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How can primary school children improve their local parks?

I was very excited to watch the young Parklife researchers at John Donne Primary school present their research to their local councillor Jasmine Ali on Monday 18th July 2022. It was one of the hottest days of the year, but these valiant researchers, in Year 3 (aged 7–8), soldered on and produced a brilliant series of presentations to Jasmine.

As many as fifty Year 3 students had been involved in this part of the Parklife project. They had been trained as ecological researchers and activists by the marvellous Laura Dempsey, founder of Volunteers for Future who deliver free climate and conservation workshops to schools, Rebecca Deegan, founder of I Have a Voice, an organisation which helps young people advocate for change, and Kat Crisp founder of Social Innovation for all.

Working with myself as Principal Investigator of the Parklife project and funded by seed money from the Goldsmiths Strategic Research Fund, Laura, Kat and Rebecca drew up a great plan of action in collaboration with the brilliant Year 3 teachers David Ash and Kelly Wild. They used the Parklife research methodologies of using art, combined with the science curriculum, and ecological awareness training to support the young people become researchers into parks. Collectively they were tasked with:

  • Investigating the ways in which young people can become expert researchers into their local parks and seek to improve the wellbeing and environmental awareness of park users of different ages and backgrounds.
  • Demonstrating to the students a link between the study of plants in their science curriculum and the importance of plants and biodiversity in their community and for the planet.
  • Preparing and creating an opportunity for students to present to policymakers and/or other influential people who could assist in exacting purposeful environmental change, including local council representatives.

Their combined key deliverables with John Donne Primary school included:

  • Delivering science-based lessons focusing on the life of plants, their structure, why they are important for biodiversity, nature and habitats for wildlife
  • Visiting examples of park spaces to observe, identify and discuss the various positive and negative aspects within each park
  • Creating stop motion animation films
  • Developing the lesson plan, workshops and resources to support the children to identify how best their park can be improved
  • Organising and overseeing a presentation to local policy makers
  • Developing a method to measure the quality and impact of this pilot project

In essence, they had to design, develop and deliver a Park Life pilot project in Southwark, which they managed to do triumphantly well. The pieces and presentations that the primary school students produced were really wonderful. Their focus was the school’s local park, Cossall Park; as part of Year 3’s science curriculum, they learnt about the ecological cycles in the park, and considered how the flowers in the park might attract bees.

They also thought long and hard about how they might best redesign the park to meet different users’ needs. The pupils made 3D paper sculptures of their redesigned parks, a couple of which you can see here:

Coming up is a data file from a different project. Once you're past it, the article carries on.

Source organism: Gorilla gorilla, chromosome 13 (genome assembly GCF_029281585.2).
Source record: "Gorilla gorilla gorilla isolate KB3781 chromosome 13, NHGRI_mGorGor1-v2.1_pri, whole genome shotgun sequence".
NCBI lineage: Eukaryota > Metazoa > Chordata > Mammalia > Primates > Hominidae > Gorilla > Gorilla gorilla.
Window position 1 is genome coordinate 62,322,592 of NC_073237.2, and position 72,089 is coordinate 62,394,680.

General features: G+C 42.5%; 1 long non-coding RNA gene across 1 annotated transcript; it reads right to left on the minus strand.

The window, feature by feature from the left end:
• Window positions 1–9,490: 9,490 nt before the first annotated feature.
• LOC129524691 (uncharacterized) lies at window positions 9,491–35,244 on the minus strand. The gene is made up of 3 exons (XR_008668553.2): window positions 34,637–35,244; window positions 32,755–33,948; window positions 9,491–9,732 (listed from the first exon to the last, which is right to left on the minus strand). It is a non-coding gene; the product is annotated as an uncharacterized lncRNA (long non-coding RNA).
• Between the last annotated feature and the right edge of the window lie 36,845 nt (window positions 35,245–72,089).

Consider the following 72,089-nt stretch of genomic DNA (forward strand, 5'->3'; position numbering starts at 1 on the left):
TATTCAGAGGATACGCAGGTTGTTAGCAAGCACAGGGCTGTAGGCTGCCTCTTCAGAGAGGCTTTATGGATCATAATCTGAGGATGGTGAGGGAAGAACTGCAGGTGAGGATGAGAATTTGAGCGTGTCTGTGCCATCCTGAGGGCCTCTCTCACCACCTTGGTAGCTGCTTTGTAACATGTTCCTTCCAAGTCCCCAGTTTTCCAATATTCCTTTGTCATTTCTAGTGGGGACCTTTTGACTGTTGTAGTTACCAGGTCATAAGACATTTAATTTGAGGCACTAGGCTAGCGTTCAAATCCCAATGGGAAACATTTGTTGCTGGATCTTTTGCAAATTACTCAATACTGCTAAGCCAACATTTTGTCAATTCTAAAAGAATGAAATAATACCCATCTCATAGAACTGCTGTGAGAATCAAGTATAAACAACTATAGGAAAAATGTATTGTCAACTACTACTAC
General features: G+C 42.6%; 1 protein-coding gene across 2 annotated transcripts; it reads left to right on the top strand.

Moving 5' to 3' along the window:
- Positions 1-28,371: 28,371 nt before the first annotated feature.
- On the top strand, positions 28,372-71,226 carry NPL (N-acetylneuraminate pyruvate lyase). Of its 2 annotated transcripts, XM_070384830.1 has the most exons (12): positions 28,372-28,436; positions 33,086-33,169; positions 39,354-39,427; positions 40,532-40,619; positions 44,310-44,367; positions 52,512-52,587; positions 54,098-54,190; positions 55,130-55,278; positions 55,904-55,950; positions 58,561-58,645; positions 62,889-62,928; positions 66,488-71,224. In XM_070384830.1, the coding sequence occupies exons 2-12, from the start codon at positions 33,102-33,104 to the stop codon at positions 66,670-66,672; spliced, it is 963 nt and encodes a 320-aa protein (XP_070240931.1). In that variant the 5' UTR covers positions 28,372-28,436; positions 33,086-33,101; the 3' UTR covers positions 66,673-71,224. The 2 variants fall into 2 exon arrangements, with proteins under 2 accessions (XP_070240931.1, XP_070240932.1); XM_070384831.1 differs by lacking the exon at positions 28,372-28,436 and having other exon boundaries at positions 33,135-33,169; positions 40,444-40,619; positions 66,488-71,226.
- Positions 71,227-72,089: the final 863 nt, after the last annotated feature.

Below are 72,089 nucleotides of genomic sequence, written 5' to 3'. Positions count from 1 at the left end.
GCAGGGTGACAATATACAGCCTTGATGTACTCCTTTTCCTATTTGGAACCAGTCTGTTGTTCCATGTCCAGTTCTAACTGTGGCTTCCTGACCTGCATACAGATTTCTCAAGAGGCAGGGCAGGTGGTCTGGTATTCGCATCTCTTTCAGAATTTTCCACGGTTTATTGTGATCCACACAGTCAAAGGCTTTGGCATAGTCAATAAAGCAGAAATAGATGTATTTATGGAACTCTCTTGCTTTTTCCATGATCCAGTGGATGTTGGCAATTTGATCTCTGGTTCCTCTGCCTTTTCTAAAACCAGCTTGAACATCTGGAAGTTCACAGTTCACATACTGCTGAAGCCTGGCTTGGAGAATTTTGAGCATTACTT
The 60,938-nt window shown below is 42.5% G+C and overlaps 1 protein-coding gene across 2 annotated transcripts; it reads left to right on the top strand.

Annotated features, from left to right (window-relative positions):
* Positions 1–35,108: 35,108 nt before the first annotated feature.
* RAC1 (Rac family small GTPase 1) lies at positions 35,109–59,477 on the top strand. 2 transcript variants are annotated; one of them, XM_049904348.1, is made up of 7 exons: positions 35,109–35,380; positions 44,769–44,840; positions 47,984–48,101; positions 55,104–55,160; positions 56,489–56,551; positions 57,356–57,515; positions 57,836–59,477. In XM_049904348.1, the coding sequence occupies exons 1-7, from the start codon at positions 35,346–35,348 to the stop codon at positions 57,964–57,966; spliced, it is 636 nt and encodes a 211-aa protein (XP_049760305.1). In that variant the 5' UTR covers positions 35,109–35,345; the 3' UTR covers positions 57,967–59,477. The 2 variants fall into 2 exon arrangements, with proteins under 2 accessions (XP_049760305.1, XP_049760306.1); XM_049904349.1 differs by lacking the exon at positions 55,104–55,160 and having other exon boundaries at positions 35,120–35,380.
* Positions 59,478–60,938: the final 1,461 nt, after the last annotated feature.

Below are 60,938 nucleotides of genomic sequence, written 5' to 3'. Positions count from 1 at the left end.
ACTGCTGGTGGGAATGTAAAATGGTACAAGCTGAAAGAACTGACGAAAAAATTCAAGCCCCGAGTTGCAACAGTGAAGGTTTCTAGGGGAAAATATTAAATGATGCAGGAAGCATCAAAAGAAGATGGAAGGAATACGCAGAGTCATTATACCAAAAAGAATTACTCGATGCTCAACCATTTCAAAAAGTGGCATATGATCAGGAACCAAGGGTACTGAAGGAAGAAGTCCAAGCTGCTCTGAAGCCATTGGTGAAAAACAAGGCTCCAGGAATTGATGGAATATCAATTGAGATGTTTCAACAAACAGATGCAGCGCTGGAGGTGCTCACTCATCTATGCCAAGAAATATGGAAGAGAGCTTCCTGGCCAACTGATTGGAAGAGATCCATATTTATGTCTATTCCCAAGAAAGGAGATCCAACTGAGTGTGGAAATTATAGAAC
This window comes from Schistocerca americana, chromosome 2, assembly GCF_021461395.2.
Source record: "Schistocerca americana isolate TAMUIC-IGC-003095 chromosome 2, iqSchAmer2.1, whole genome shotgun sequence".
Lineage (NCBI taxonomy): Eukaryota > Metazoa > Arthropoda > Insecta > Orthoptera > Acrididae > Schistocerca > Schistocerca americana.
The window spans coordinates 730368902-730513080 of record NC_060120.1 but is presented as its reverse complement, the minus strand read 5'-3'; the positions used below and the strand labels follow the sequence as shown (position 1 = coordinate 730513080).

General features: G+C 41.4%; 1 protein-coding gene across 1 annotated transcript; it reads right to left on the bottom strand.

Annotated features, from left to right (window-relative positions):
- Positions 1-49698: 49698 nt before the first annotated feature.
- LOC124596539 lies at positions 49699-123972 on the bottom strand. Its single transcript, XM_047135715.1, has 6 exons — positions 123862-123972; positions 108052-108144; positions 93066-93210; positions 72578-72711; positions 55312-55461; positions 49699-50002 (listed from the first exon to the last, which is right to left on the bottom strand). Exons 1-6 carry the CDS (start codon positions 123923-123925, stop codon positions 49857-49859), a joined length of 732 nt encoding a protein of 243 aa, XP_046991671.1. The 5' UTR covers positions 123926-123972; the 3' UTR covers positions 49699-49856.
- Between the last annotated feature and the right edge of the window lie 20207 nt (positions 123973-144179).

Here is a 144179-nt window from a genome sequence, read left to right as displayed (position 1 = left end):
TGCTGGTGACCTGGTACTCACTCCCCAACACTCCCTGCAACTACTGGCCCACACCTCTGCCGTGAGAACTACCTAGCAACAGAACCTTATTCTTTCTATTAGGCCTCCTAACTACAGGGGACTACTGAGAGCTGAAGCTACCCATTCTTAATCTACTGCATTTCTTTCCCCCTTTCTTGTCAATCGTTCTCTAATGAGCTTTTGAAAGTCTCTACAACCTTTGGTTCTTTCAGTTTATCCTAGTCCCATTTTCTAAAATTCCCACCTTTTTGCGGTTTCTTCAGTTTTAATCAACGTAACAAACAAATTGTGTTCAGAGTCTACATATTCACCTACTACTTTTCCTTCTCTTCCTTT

This also made stop motion animation films which illustrate the creation of these models, which you can watch here:

They also wrote persuasive speeches which aimed to justify their suggested improvements to the park. Here’s the beginning of one:


Jasmine Ali was particularly impressed by one of the Year 3 pupils who talked about this very issue; the planting of more trees in the park could improve air quality and the environment more generally, and therefore help those with asthma or any breathing issues.


Jasmine Ali was particularly impressed by one of the Year 3 pupils who talked about this very issue; the planting of more trees in the park could improve air quality and the environment more generally, and therefore help those with asthma or any breathing issues.

The presentations also focused upon the ways in which rewilding the park could have big benefits for animals and park users, making it a much more magical place to be in.

Jasmine Ali was hugely impressed by what the young people had found out during their research and made a number of pledges: she would investigate how the park could be made more nature friendly by rewilding it more; she would see if it was possible to put in more equipment in the park (such as an outdoor gym); and she would see if more imaginative things could be done with it. One of the students suggested creating an artists’ enclave in the park, with outdoor easels and artists’ materials. Jasmine was particularly struck by this suggestion, and thought it was extremely original. There are many artists in the local area who could possibly help out to create such a space.

Jasmine promised to return in September to tell the young Parklife researchers whether the council would move ahead with any of their suggestions. All in all it was a very successful day. Hurrah for the John Donne Parklife researchers! Well done all of you!

The young Parklife researchers at John Donne Primary School with Jasmine Ali, Laura Dempsey and Rebecca Deegan